Ruanne  
#7 Posted : Wednesday, January 28, 2009 1:49:59 PM(UTC)
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Did any of you see that Dilbert cartoon where their cubicles are downsized so much they are just walking around wearing them?? I mean, they were squeezed into them like they were in a tube. It was hilarious.

But seriously, as long as the space is quiet and I could get away to it occasionally, I could do with a tiny library carrol.
bmj  
#8 Posted : Thursday, January 29, 2009 12:05:55 PM(UTC)
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Ruanne,

One office I worked had cubes about the size of a library carrol. They were actually packed so tight that if someone in cubicle 10, for example, wanted in or out, everyone in cubes 1-9 would have to get up, slide their chairs in and either file out of the row or get on their desk for the other person to get by. Heaven help us if there had ever been a fire.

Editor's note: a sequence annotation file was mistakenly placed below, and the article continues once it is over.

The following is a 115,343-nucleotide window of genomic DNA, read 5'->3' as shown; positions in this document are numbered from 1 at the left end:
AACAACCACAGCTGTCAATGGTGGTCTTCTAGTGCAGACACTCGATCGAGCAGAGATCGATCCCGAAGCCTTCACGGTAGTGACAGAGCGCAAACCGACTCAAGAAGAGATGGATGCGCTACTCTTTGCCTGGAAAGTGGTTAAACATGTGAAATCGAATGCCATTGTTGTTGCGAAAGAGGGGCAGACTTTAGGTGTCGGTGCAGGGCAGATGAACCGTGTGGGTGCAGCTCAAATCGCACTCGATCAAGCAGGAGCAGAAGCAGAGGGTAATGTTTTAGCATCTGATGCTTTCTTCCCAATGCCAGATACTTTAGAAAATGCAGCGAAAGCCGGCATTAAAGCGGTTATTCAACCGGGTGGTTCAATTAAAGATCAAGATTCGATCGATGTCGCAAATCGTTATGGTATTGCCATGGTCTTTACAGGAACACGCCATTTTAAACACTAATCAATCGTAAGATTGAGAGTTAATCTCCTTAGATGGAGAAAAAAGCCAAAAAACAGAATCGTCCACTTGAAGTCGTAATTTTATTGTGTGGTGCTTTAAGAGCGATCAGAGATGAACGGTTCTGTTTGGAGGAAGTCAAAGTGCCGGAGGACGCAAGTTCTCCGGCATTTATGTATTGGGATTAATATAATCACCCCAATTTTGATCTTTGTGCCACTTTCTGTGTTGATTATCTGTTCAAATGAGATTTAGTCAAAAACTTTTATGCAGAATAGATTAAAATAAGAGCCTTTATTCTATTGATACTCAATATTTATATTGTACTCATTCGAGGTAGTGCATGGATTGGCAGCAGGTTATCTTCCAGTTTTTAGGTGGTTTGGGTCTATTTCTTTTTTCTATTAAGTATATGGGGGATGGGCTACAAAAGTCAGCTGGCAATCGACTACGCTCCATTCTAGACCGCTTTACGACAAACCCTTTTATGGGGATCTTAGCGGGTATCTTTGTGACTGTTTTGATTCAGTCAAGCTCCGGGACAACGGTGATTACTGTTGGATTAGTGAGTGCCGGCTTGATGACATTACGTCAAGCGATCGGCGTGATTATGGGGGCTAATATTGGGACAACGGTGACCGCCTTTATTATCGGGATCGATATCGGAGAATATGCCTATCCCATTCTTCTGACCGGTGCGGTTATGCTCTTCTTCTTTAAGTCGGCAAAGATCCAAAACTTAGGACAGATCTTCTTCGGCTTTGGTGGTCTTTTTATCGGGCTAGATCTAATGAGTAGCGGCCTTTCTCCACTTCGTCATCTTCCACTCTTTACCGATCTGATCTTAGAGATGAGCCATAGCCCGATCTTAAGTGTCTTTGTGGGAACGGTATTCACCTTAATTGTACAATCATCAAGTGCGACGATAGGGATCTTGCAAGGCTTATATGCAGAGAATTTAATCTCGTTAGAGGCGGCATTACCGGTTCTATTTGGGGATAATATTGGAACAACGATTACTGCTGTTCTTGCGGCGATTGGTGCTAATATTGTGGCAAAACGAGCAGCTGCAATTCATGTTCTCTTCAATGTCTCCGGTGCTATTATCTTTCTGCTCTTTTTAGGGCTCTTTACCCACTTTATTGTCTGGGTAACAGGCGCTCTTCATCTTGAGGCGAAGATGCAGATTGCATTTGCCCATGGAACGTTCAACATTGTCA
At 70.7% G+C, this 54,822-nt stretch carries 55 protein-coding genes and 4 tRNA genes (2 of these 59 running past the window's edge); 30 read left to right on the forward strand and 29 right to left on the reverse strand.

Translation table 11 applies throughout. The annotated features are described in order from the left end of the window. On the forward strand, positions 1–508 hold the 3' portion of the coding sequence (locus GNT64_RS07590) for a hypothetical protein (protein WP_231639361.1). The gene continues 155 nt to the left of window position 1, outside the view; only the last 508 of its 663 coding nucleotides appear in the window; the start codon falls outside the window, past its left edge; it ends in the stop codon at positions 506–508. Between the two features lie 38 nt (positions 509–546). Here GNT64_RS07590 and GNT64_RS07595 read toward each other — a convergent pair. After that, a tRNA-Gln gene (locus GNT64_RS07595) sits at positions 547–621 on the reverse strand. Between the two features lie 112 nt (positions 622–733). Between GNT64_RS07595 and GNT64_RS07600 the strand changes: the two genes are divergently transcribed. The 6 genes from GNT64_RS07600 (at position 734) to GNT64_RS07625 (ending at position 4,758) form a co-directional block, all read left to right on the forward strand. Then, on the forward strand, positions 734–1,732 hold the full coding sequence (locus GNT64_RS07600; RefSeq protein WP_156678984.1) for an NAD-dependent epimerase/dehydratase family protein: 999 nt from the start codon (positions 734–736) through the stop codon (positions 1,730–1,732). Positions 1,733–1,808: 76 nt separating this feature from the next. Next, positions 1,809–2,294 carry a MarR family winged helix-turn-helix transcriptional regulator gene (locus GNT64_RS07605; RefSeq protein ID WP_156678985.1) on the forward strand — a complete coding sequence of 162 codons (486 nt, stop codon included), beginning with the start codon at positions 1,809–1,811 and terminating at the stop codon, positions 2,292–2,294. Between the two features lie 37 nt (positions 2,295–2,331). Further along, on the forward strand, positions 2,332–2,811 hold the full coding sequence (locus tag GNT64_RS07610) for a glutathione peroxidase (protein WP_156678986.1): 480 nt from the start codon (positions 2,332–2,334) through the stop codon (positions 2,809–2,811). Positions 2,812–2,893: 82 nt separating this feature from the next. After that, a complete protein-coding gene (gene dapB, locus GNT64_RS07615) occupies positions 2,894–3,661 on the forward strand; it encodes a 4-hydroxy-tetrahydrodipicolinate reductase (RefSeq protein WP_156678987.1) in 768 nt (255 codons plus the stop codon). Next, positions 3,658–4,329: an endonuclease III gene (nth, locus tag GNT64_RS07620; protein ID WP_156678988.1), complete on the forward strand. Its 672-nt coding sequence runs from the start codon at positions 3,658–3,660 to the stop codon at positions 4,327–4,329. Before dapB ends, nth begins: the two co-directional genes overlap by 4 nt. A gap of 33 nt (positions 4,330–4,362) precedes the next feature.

Nuclear-Angel  
#9 Posted : Friday, January 30, 2009 12:31:47 AM(UTC)
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http://www.gsa.gov/gsa/cm_attachments/GSA_DOCUMENT/spaceuse_2002_R2P52_0Z5RDZ-i34K-pR.pdf

“The Federal government also is shifting away from strict space standards based on pay grade. The Code of Federal Regulations has been updated to encourage space planning based on organizational needs. To reflect this modification, GSA replies to inquiries regarding space allocation, “Space assignments based on pay grade are no longer mandated by Federal regulations, stipulated by GSA, or recommended by the OGP Office of Real Property.”1 This is also reflected in GSA’s policy for an “integrated workplace.”2”